Industry news

Where does cybersecurity fit in 2022 budget priorities?

by Egress
Published on 23rd Sep 2021

As tech budgets start to return to a pre-pandemic state, it will be interesting to see where priorities have shifted to over the past year and a half – especially when it comes to cybersecurity.

We’ve taken a look at a few major industry reports to give you an idea of shifting plans, and where cybersecurity sits as a priority in 2022 budgets.

Have tech budgets increased in 2021?

According to Gartner, spending has been much healthier in 2021 than it was during 2020. Their research predicted that spending on IT devices in 2021 would see a nearly $100bn rise – but this still doesn’t quite take us to pre-pandemic levels. Global tech spending was down 3.3% on pre-pandemic levels, although that was a marked rise on the 7.3% slump we saw in 2020.

Gartner have divided the business world’s response to COVID-19 into four distinct phases:

  • Phase 1: React and respond
  • Phase 2: Redirect to new realities
  • Phase 3: Rebound to the future
  • Phase 4: Accelerate opportunities

The latest report suggests that we’re getting close to the end of Phase 3 and almost ready to enter Phase 4. The most important concerns for CEOs in 2020 included remote working, supply chains, and a fair amount of ‘wait and see.’ With vaccinations rolling out and economies showing signs of recovery, 2021 has been a year of stabilisation.

So what does 2022 hold? Will there be new goals, and bigger tech budgets to reach them?

Shifting budget priorities in 2022

Flexera’s 2021 State of Tech Spend Report noted what most people already know: the pandemic has greatly accelerated digital transformation. They surveyed 474 businesses and found that nearly half of IT staff members now work from home – and 20% said they plan to work from home permanently after the pandemic ends. They also believed that “the long-term advantages of earlier digital transformation are likely to lead to enhanced business success over the next few years.”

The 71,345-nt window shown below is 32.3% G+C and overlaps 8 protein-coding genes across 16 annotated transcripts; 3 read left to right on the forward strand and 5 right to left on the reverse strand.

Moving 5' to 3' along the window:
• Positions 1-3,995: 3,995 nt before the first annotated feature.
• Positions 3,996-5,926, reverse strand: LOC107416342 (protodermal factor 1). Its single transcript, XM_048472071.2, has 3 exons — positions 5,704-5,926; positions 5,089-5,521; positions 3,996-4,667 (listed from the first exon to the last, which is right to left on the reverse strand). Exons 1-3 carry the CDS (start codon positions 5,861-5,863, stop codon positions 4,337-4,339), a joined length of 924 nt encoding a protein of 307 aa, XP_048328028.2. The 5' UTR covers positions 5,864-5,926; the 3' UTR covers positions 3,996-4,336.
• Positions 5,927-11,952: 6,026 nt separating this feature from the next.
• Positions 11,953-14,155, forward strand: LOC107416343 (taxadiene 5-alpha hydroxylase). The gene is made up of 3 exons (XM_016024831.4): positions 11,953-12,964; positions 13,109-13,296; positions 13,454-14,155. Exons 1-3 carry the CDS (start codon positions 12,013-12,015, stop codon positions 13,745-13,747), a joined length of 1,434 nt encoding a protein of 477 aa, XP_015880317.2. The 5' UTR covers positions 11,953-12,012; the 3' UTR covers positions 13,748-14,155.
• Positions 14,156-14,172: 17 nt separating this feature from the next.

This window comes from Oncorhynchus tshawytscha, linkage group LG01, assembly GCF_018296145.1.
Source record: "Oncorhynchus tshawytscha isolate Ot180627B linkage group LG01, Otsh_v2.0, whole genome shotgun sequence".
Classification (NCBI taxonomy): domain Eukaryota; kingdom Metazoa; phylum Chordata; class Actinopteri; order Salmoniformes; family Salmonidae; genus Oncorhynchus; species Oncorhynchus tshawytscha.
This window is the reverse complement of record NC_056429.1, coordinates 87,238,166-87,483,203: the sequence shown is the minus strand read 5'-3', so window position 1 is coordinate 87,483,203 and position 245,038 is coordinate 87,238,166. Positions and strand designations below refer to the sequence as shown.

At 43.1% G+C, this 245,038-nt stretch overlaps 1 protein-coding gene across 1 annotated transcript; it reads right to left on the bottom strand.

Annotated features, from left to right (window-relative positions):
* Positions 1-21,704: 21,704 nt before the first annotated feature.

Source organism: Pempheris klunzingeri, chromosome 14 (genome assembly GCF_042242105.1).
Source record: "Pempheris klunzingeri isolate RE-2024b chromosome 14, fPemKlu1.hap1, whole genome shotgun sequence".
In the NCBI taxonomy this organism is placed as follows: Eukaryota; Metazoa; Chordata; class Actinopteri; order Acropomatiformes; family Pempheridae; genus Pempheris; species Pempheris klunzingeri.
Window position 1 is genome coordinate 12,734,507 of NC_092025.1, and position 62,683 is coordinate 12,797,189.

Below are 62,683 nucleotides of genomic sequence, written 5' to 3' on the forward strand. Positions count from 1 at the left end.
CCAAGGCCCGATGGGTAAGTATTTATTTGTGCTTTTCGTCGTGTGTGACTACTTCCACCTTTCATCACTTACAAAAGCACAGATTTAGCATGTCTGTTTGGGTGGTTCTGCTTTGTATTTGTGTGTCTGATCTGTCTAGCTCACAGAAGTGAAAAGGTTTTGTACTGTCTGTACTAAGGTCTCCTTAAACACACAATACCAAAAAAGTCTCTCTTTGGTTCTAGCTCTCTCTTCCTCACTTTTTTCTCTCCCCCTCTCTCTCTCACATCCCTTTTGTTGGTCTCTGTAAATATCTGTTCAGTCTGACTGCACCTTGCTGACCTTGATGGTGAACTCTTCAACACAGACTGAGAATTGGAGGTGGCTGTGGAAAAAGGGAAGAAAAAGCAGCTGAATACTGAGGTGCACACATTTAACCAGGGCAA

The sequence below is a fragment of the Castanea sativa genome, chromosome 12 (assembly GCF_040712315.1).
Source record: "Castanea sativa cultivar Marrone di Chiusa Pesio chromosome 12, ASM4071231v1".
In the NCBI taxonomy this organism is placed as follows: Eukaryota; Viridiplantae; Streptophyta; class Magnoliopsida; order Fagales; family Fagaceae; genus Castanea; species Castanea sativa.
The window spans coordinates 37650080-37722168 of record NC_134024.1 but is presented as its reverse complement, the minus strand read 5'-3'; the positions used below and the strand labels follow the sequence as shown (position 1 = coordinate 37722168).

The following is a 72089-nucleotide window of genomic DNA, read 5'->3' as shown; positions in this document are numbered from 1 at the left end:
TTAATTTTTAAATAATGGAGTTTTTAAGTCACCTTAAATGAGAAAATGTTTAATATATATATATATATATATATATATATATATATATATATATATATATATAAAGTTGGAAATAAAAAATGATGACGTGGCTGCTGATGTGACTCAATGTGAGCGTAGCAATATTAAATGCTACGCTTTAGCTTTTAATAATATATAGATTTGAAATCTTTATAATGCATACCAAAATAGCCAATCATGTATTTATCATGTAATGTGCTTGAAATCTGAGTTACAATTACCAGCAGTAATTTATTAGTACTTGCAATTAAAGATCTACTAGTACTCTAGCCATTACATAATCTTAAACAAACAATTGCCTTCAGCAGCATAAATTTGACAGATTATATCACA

Another report by market research firm Computer Electronics took a similar view. They’ve been publishing their annual IT Spending & Staffing Benchmarks Report since 1990 to provide a source of IT budgeting metrics for North American businesses. Their findings showed an overall trend of a ‘remarkable bounce back’ from the pandemic.

The report showed that three-quarters of organizations were planning to increase their IT budgets for 2022, with the biggest increases to be found in technology that support digital transformation. They expect continued heavy investment in SaaS, cloud infrastructure, and data analytics.

According to Computer Electronics’ research, organizations won’t be holding back on new IT investments and trying to position themselves as leaders in a digital future. In terms of risks to new investment, the report called out skills shortages, inflation, and residual effects from the pandemic. Of course, the other main threat to a rosy digital future is cybercrime.

Where does cybersecurity rank as a budget priority for CEOs?

IoT Analytics perform a useful quarterly study titled “What CEOs talked about in…” which is generated from a keyword analysis of earnings call from around 2,500 US-listed companies. The results are then ranked into four quadrants: